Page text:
Colin Montgomerie has not always considered himself lucky - far from it, in fact. But he does at the moment.
The simple reason for that is that a week after his 44th birthday he is still competing for some of the biggest prizes in European Tour golf.
The week after next, in the Open at Carnoustie, he hopes he will be in world golf too.
Third in last week's French Open - he led entering the closing stretch at Le Golf National, but made two costly bogeys - Montgomerie resumed the European Open at the K Club near Dublin today in joint second place.
He has not won since December 2005 and he has still to win a major, of course, but the eight-time European number one is thrilled at coming back so strongly from his second-round 82 at the US Open last month.
"The last time I played this well must have been 1999 when I won six times out here," he said.
"That was the best I had ever played.
"It's nice that golf enables me to do that. If I was in any other sport, at 44 years old you'd be well gone.
"It's nice to think that after a great career through to 1999 I'm starting again if you like. I'm very fortunate."
That good fortune extends to not suffering the injury setbacks which Seve Ballesteros, Sandy Lyle and Ian Woosnam have been unable to overcome.
"I spent the last six years not swinging the club the way I used to. Sometimes it's too late - you think about Seve or Sandy or Woosie who have had back problems.
"You say to Seve 'just swing the club the way you used to' and it's obviously impossible to do because he can't get in the position. Fortunately I'm flexible enough to do that.
"I'm lucky I've found it. This is a new era for me, I think, and I'm really looking forward to this time.
"There will be a time where it will be my last win. I do hope that hasn't happened - I'd like to emulate Des Smyth [Europe's oldest winner at 48] and win in my late 40s."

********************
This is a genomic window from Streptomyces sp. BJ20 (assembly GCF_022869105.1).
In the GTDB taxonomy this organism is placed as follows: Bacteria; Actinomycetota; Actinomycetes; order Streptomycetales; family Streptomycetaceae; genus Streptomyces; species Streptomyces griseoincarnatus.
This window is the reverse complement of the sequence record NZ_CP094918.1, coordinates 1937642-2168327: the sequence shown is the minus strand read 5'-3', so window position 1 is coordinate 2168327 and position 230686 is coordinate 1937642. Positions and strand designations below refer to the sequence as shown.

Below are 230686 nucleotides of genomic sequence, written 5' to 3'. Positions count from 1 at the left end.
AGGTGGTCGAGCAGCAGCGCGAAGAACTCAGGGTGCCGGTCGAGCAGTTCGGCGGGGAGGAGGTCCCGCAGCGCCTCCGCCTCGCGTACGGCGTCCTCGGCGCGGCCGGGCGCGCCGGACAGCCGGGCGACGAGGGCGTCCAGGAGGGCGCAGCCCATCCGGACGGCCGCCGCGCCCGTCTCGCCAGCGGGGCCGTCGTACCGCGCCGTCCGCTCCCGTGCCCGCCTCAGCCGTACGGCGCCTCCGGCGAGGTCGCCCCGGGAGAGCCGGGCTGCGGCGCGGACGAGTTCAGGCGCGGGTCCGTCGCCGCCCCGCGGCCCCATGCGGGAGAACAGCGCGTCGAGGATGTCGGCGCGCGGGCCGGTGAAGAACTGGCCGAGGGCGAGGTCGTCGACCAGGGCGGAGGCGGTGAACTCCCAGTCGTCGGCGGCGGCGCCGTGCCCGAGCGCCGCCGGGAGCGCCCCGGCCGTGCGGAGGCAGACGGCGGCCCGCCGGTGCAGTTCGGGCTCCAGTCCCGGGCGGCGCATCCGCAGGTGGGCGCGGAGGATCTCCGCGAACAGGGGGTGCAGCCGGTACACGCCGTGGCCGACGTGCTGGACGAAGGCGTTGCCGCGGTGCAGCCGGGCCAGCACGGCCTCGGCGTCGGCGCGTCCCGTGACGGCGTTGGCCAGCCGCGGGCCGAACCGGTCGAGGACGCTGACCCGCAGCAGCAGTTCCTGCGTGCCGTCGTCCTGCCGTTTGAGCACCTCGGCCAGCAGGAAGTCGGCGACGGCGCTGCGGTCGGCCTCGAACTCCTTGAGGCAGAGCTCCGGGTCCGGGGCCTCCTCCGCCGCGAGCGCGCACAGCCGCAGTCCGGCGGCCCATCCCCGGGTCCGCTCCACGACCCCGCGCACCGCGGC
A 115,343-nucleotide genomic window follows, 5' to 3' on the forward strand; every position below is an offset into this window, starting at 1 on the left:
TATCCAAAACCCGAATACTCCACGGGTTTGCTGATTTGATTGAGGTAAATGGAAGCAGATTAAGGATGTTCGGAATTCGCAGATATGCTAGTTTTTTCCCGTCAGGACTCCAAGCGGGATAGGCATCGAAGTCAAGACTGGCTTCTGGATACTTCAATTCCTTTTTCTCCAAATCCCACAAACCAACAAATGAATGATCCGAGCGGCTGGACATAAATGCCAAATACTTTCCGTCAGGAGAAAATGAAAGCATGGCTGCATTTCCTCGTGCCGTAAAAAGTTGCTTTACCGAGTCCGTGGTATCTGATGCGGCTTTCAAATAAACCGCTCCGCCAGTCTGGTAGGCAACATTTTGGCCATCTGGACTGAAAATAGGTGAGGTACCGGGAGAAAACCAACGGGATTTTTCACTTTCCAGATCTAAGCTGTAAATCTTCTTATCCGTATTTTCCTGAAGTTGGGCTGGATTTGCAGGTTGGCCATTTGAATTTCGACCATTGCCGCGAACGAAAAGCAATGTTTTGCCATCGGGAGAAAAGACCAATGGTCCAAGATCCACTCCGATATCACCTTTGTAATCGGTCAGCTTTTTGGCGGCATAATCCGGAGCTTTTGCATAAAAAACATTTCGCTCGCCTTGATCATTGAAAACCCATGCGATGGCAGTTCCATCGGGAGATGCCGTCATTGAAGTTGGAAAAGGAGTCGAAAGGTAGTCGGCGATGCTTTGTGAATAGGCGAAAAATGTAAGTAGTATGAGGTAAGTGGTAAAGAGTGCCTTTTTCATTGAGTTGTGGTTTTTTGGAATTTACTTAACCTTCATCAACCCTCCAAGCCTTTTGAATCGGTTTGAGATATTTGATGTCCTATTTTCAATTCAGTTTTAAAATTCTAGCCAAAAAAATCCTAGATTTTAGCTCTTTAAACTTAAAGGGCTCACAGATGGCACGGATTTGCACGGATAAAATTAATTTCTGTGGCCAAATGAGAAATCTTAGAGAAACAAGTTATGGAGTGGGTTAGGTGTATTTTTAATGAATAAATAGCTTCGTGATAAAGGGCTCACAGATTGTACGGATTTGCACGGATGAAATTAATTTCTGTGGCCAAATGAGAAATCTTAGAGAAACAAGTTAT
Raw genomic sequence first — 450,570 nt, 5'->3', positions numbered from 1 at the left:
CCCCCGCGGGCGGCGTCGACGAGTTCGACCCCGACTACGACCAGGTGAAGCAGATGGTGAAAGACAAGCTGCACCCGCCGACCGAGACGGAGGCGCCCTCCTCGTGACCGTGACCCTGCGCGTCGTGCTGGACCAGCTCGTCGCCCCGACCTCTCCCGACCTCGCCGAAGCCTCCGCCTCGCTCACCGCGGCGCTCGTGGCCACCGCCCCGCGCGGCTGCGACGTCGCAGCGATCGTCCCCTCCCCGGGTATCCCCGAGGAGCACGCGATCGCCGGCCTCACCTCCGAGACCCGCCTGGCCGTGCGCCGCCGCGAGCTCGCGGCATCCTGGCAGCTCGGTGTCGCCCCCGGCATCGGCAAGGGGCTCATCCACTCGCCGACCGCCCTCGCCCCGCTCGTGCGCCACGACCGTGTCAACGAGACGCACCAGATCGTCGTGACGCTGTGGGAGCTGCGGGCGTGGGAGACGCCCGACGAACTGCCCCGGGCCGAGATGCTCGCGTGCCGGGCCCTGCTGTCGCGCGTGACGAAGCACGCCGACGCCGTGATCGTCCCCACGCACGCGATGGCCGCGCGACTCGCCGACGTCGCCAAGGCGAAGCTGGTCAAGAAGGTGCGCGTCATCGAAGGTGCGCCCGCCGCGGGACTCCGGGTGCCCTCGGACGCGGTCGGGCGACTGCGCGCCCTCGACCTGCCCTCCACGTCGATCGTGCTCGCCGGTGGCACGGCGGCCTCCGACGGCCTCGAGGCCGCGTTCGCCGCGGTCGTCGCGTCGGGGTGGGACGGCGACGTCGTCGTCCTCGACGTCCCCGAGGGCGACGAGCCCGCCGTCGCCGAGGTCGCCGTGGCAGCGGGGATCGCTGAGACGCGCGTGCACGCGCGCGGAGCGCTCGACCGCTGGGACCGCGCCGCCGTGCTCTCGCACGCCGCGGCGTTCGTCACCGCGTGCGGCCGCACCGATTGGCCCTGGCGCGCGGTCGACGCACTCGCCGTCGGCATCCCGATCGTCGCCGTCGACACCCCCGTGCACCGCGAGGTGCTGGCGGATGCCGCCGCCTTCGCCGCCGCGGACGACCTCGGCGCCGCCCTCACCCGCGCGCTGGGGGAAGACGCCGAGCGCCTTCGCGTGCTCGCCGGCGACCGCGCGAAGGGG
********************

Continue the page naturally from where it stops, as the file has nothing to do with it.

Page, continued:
After a best-of-the-day 64 yesterday, Montgomerie moved right on to the heels of little-known Pelle Edberg - a Swede ranked 460th in the world who has never finished higher than ninth in any Tour event.
Edberg's compatriot Niclas Fasth looks the real big danger to the Scot's title hopes, however.
Fasth is alongside him on seven under and in his last two tournaments has finished fourth in the US Open and won the BMW International Open in Munich.
He and Montgomerie both practise at the Wisley Club in Surrey, and Montgomerie said: "I see him quite a bit driving down on his motorbike. You won't ever get me on that!
"Let's hope he has a very good weekend and finishes second."
He said the same last week about young English player Zane Scotland, but Fasth is the world number 22 and not somebody still trying to get on to the European Tour.
Essex's Simon Khan and 47-year-old South African David Frost were only two behind Edberg at halfway, while home hero Padraig Harrington had seven strokes to make up.
The Dubliner was relieved still to be on the fringes of contention, though. First he was concerned a knee injury would keep him out of the event - and then he stood two strokes outside the cut mark yesterday before grabbing four birdies to climb to 25th place.
Among those who failed to make it through were Paul McGinley and Woosnam, who has still to earn his first pay cheque of the season as he tries to fight the effects of post-viral fatigue syndrome.
One place in the Open Championship is up for grabs this weekend as well as a two-year Tour exemption. Edberg is in position to take that, but Frost and Khan are hoping to take it too.
So is Australian Richard Green at four under. Green is 39th in the world - but remarkably still not exempt for Carnoustie.
He could even be close to the top 20 after this week's event and next week's Scottish Open, and still not be there.
"It's staggering, and I don't think it's right," he said.
"I find it strange that the cut-off for the world's top 50 is so long before the tournament [it was a month ago]. I wasn't in the top 50 then and I'd have thought they would want it closer to get the best players in the world.
"It will be a shock if I don't make it, but those are the rules. Is the system right, though?"